266 F2d 433 Burk v. Cities Service Oil Company of Delaware

266 F.2d 433

Jack W. BURK, Appellant,

No. 5978.

United States Court of Appeals Tenth Circuit.

April 20, 1959.

Howard C. Triggs and James E. Grigsby, Oklahoma City, Okl., for appellant.

Looney, Watts, Looney & Nichols, and Anna B. Otter, Oklahoma City, Okl., for appellee.

Before MURRAH, LEWIS and BREITENSTEIN, Circuit Judges.

MURRAH, Circuit Judge.

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The precise question presented on this appeal is whether, under the Oklahoma Workmen's Compensation Act, Title 85 O.S.1951 § 1 et seq., as amended, an employee of an independent contractor can maintain a common-law negligence action against his principal employer for injuries sustained in the course of his employment.


The question is presented under these pertinent and undisputed facts. The appellant, Burk, sustained an accidental personal injury while employed by Procon, Inc., a construction company engaged in the erection of refinery equipment on appellee Cities Service's refinery as an independent contractor. The Oklahoma Industrial Commission found that the injury arose out of and in the course of appellant's employment with Procon and accordingly awarded compensation which was duly paid. The appellant thereupon brought this suit against Cities Service as a third-party tort-feasor as provided by Section 44 of the Workmen's Compensation Act.1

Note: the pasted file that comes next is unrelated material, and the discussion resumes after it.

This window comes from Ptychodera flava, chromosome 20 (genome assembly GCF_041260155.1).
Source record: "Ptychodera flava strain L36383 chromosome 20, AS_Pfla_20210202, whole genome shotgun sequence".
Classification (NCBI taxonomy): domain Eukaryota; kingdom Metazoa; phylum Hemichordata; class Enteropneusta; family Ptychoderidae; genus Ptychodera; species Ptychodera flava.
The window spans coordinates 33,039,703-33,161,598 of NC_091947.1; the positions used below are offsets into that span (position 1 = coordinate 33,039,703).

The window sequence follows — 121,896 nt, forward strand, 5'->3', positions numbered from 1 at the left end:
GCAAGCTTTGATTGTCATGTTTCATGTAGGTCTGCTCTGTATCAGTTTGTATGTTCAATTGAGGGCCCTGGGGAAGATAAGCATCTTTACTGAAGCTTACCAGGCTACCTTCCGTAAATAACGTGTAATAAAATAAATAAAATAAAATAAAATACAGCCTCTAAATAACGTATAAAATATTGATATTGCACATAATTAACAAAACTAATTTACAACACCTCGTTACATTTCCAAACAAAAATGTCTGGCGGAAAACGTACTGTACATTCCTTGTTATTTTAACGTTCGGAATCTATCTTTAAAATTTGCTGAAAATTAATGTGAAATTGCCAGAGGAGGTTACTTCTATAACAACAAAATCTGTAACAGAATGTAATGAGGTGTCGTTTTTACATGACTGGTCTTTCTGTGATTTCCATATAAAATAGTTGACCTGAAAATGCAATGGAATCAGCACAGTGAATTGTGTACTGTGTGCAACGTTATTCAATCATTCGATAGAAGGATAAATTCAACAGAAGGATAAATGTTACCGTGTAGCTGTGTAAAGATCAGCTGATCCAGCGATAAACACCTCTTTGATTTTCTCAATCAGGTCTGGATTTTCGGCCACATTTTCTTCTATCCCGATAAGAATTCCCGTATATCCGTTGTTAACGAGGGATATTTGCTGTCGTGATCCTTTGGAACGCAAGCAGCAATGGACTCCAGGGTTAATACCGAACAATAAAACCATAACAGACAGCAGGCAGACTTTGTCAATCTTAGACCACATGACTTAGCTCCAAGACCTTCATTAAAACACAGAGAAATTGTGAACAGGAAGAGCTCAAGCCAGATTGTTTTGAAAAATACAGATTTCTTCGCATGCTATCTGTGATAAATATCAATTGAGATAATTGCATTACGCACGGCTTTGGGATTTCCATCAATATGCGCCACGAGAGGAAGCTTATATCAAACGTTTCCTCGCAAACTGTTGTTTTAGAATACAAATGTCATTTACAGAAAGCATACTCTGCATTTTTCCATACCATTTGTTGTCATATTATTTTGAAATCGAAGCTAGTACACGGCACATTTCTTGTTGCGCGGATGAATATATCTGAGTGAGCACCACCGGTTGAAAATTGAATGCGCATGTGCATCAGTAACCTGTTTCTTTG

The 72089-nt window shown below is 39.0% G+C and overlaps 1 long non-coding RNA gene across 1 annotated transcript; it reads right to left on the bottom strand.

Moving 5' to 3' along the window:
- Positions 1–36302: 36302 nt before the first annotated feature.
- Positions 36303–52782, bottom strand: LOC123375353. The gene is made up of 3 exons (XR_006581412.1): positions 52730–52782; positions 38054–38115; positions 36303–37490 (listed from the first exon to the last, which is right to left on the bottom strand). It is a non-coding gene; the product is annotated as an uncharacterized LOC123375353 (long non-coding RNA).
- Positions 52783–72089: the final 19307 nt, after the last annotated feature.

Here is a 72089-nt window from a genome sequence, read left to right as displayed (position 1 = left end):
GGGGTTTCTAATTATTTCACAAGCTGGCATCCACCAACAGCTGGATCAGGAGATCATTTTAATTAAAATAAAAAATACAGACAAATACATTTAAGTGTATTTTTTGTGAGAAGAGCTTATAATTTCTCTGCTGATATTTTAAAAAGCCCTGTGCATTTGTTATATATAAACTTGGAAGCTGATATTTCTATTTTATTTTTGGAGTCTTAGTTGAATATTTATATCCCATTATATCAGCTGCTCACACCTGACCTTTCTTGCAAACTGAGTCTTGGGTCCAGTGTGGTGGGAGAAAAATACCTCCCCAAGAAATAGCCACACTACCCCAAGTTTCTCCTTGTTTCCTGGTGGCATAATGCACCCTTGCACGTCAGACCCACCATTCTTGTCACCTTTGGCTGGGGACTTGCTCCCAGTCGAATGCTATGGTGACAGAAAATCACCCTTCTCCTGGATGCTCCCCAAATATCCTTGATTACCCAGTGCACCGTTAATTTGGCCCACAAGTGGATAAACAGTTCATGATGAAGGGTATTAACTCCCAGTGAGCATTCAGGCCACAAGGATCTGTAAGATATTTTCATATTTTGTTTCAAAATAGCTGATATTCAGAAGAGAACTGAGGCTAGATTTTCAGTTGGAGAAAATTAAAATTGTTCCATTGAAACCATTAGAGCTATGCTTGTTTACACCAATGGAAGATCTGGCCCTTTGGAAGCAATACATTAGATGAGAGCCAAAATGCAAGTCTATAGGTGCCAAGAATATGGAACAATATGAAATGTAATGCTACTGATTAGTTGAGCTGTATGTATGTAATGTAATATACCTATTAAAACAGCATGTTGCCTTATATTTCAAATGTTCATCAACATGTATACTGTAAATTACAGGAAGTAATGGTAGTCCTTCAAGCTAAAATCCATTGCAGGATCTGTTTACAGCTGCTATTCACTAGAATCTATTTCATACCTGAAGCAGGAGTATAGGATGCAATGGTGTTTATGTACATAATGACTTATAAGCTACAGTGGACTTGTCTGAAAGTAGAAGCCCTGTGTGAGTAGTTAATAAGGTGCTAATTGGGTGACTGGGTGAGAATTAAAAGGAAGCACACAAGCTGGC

The trial court sustained a motion to dismiss and entered judgment for Cities Service, apparently on the grounds that the compensation award precluded the maintenance of this common-law action.


Section 11 of the Oklahoma Workmen's Compensation Act, supra, provides in effect that an independent contractor shall be liable for compensation due his direct employees, and furthermore, imposes a contingent or secondary liability on a principal employer for compensation due all such employees if he fails to require his independent contractor to comply with the Workmen's Compensation Law. With immaterial exceptions, Section 12 of the Act makes the remedy provided in Section 11 exclusive of all other liabilities "of the employer and any of his employees, at common law or otherwise * * *." These provisions of the Act have been construed by the Oklahoma courts to declare that a principal employer is not liable in a tort action for an injury occurring to an employee of an independent contractor in the course of his hazardous employment, provided the work being performed by the independent contractor was an integral part of, necessarily connected with, and incident to the business of the principal employer. Baldwin v. Big X Drilling Co., Okl., 322 P.2d 647; Mid-Continent Pipe Line Co. v. Wilkerson, 200 Okl. 335, 193 P.2d 586; Jordon v. Champlin Refining Co., 200 Okl. 604, 198 P.2d 408; Deep Rock Oil Corp. v. Howell, Judge, 200 Okl. 675, 204 P.2d 282.